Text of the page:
By Swami Harshananda
purusārthas (‘ends [to be striven for by] human beings’)
Recognising the basic needs and cravings of a human being, the ancient sages of Hinduism have given a fourfold
ideal to be striven for, by everyone. This is called the puruṣārthas or the ends to be striven for in life.
They are four: dharma (righteousness), artha (wealth), kāma (desires of the flesh) and moksa (liberation from transmigratory existence).
Ordinary enjoyments of the world are centred round artha and kāma. However, in this world of cut-throat competition, unless some higher norms and standards— the right rules for a good and a fair game —are set up, the big fish will eat up the smaller ones and the jungle-law will prevail.
It is these rules that are indicated by the omnibus term dharma.
Every person is free to pursue the path of artha and kāma, comfort and pleasure, but always within the perimeters of dharma.
However, life teaches everyone, at least the more cultured and refined ones, that neither artha nor kāma can ever be satiated; and, that there must be a much higher goal to be sought after. This is moksa or total liberation from the transmigratory cycle of birth and death, and, being reinstated in one’s original state, the state of eternal bliss.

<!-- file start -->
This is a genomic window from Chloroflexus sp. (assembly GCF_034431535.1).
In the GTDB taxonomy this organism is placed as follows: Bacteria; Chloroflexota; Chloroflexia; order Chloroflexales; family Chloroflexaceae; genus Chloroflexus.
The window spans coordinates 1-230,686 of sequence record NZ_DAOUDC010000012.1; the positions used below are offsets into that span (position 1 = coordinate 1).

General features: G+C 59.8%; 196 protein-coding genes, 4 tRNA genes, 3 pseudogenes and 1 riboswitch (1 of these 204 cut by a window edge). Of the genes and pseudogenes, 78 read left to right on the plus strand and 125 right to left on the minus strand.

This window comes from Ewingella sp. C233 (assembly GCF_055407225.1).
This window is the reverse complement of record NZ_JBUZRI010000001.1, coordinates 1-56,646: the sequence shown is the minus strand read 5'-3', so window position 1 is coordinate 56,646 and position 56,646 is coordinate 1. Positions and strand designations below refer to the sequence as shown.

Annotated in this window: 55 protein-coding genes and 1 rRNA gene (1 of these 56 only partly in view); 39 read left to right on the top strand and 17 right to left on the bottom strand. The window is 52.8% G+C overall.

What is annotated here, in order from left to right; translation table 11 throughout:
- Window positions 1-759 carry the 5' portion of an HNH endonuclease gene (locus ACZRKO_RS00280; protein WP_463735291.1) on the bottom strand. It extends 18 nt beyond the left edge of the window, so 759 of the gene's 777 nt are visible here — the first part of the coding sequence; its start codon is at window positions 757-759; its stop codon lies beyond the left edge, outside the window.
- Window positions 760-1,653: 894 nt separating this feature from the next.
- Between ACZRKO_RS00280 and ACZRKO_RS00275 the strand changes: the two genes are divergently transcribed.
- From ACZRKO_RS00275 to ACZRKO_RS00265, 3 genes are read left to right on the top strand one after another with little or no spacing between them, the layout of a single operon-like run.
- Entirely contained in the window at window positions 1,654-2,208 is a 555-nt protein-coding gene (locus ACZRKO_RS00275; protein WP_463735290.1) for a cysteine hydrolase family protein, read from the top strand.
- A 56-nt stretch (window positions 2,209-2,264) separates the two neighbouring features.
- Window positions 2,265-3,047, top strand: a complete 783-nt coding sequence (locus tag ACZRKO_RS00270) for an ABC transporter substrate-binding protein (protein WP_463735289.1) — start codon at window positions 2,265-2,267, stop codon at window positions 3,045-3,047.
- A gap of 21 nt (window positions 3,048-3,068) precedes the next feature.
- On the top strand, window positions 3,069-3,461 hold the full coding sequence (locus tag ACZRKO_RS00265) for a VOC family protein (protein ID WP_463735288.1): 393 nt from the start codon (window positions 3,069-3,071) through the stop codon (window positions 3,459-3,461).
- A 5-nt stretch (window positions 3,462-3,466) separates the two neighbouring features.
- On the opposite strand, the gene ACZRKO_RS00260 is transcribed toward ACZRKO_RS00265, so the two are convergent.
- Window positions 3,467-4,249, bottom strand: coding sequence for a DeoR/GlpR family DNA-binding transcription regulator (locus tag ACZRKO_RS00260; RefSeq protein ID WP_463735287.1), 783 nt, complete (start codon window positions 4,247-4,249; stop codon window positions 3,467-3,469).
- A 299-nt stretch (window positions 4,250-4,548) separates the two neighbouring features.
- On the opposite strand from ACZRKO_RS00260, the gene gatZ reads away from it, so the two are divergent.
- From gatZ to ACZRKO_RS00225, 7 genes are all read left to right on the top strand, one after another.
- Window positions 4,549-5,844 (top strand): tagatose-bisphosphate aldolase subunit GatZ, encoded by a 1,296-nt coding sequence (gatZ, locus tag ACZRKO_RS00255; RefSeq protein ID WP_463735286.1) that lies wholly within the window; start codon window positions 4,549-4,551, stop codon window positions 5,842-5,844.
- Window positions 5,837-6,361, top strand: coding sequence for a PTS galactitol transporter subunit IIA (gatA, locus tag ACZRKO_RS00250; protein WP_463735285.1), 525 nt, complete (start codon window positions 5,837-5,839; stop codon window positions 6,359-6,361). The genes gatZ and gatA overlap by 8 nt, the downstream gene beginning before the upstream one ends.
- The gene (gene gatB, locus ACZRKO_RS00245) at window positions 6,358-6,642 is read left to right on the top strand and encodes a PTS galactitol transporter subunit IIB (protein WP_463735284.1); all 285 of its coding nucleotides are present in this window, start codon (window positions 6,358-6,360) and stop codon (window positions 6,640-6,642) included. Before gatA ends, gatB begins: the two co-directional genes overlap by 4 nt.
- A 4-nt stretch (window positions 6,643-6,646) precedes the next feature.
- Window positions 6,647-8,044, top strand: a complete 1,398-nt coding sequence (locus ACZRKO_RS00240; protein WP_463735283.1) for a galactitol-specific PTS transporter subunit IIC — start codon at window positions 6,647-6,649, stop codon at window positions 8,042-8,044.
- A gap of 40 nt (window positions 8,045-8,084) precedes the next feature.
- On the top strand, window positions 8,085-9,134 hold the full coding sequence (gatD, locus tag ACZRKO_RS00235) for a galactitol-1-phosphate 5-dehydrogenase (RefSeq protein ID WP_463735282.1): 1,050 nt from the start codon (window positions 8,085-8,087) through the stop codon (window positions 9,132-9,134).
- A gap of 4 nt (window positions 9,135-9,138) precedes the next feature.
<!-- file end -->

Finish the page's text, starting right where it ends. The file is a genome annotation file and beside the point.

This can be attained through spiritual evolution under the guidance of expert spiritual masters.
Sometimes, the first three are grouped as one unit called ‘trivarga’ and the last as ‘apavarga’ (‘that which is beyond the three’).
As applied to a king, the four puruṣārthas recommended are: desire for wealth that he does not have; protecting the wealth that he already has; developing
and increasing that wealth; and, using it according to dharma (vide Manusmrti 7.99).
Here, the word ‘artha’ (in ‘puru-śārtha’) is taken only as ‘wealth’.
- The Concise Encyclopedia of Hinduism, Swami Harshananda, Ram Krishna Math, Bangalore